Cleveland, OH,
17:36 PM

MetroHealth Brings Testing to Cuyahoga County's Most Vulnerable

On Thursday, July 16, MetroHealth performed COVID-19 testing at Olivet Institutional Baptist Church on Quincy Avenue in Cleveland. The testing is part of an initiative with Greater Cleveland Congregations and the Cuyahoga County Board of Health.

CLEVELAND – An administrator of a local group home called MetroHealth’s COVID-19 hotline in April. She was concerned about the well-being of those in her care, as well as her own coronavirus symptoms.

Then a similar call came in. And another.

Knowing that social distancing in close quarters is difficult, particularly for those with developmental disabilities, MetroHealth quickly assembled a mobile unit – staffed by nurses from the Emergency Department – to test residents and staff at these types of facilities.

“Pretty quickly, we realized there was a need for this,” said Dr. David Margolius, one of the physicians who helped launch the mobile unit.

Caring for the community’s most vulnerable has always been at the heart of MetroHealth’s mission. Over the last several months, with support from Cuyahoga County and the Cuyahoga County Board of Health, teams of MetroHealth physicians and nurses tested and cared for people living in homeless shelters, on the streets, in camps, nursing homes and group homes.

Several months into this pandemic, research continues to mount highlighting the disproportionate impact COVID-19 has had on the poor and communities of color. In Ohio alone, nearly 27% of COVID-19 cases are among African Americans – though only 13% of the state’s population is Black.

Because of these concerning disparities, MetroHealth doubled down on its efforts to test these hard-to-reach and underserved populations throughout the community.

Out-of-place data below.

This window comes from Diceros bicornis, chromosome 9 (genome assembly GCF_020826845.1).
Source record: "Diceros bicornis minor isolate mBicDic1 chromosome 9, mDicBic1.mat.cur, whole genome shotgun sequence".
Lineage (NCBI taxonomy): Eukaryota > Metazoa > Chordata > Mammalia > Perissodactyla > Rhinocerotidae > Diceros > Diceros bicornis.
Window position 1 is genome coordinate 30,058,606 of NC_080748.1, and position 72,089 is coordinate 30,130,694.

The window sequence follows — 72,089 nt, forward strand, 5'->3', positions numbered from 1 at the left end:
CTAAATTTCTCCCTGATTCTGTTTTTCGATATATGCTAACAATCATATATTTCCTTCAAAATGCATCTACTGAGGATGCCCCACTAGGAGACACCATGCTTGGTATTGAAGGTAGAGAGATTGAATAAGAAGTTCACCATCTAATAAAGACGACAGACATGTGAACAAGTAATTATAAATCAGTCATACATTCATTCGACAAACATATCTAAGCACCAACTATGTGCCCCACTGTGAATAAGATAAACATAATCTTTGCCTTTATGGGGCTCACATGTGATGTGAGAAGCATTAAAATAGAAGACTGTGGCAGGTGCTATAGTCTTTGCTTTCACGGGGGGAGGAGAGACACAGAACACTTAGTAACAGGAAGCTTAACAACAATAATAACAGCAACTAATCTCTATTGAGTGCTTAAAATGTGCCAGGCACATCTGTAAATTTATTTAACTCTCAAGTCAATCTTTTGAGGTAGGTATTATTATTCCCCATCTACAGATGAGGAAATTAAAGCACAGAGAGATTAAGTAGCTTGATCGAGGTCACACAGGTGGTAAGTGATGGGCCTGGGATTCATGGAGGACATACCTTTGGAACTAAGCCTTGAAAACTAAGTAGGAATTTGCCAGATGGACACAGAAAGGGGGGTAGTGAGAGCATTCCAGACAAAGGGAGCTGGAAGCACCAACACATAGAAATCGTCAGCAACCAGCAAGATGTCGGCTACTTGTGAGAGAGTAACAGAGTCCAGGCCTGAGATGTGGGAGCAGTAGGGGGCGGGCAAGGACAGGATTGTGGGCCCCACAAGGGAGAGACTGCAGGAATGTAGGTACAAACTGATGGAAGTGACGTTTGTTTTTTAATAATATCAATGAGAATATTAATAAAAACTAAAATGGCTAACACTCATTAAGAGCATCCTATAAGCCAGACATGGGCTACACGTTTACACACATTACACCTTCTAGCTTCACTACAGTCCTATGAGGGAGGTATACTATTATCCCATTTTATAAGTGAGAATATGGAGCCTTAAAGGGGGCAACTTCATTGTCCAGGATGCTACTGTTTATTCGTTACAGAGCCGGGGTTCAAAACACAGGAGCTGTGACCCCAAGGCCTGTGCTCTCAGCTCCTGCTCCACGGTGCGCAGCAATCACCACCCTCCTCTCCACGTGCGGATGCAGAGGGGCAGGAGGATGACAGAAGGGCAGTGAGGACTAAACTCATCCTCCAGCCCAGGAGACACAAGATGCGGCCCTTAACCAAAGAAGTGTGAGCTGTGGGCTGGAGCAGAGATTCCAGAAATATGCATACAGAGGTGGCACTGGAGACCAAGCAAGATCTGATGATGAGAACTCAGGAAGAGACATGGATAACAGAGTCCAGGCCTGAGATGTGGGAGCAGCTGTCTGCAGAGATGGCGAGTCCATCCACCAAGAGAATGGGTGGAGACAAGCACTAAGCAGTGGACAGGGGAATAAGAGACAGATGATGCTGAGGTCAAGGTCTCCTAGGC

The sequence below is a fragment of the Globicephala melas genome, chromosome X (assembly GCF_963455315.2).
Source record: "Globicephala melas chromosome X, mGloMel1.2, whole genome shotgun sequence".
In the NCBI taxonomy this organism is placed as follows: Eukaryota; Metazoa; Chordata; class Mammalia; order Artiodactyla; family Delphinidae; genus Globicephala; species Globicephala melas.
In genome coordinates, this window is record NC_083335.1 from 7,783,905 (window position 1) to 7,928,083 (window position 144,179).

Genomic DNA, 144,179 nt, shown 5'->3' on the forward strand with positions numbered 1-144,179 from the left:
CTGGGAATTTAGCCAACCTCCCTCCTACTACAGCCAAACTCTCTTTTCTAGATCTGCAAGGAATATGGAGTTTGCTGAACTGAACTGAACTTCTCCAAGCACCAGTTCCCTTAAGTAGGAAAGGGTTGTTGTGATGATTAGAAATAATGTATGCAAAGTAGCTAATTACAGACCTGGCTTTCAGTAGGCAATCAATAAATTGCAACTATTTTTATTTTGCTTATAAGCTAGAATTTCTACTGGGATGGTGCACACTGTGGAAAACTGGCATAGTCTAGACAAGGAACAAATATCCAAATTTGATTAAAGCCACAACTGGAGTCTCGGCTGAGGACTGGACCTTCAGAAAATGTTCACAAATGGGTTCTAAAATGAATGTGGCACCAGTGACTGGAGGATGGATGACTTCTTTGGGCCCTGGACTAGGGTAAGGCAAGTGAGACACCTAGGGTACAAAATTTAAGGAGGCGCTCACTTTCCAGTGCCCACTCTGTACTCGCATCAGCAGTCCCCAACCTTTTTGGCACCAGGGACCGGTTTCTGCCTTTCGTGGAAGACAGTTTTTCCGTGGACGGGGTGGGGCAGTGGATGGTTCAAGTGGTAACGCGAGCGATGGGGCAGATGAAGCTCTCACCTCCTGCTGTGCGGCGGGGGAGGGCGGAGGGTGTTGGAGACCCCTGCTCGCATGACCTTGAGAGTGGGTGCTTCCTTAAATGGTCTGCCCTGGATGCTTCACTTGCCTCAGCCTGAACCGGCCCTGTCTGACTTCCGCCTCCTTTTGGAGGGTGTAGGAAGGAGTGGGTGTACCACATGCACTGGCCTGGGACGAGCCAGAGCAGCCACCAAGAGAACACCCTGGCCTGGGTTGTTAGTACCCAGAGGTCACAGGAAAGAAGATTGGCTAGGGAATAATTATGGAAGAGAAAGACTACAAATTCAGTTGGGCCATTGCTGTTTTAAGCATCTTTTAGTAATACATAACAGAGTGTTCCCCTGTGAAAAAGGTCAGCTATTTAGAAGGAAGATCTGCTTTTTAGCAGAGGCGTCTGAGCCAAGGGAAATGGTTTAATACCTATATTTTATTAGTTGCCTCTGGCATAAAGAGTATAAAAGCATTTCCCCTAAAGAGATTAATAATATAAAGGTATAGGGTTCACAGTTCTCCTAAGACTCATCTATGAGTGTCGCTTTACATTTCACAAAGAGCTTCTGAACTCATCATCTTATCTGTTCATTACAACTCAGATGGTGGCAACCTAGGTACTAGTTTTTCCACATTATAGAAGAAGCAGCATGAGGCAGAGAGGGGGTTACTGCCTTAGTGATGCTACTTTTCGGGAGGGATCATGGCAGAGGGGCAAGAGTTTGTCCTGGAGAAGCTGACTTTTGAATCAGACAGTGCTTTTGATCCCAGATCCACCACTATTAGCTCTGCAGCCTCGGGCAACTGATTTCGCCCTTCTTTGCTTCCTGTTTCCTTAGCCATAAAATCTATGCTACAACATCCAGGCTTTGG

Just recently, MetroHealth and the Board of Health partnered with Greater Cleveland Congregations – a group of faith communities and other organizations committed to social justice – to test thousands of individuals at drive-through and walk-up sites at churches throughout Cuyahoga County, with an emphasis on African-American populations and other at-risk groups.

“There’s something to be said about doing this in lockstep with our partners at the Cuyahoga County Board of Health who understand these disparities and the testing needs in our community,” said Dr. Brook Watts, MetroHealth’s vice president and chief quality officer. “It’s also a testament to our staff who have demonstrated an incredible amount of sensitivity and compassion for those who might be nervous about being tested.”

If you are experiencing symptoms – fever, shortness of breath, cough – call the MetroHealth COVID-19 hotline at 440-59-COVID (440-592-6843).

About The MetroHealth System

Founded in 1837, MetroHealth is leading the way to a healthier you and a healthier community through service, teaching, discovery, and teamwork. Cuyahoga County’s public, safety-net hospital system, MetroHealth meets people where they are, providing care through five hospitals, four emergency departments and more than 20 health centers. Each day, our nearly 9,000 employees focus on providing our community with equitable healthcare — through patient-focused research, access to care, and support services — that seeks to eradicate health disparities rooted in systematic barriers. For more information, visit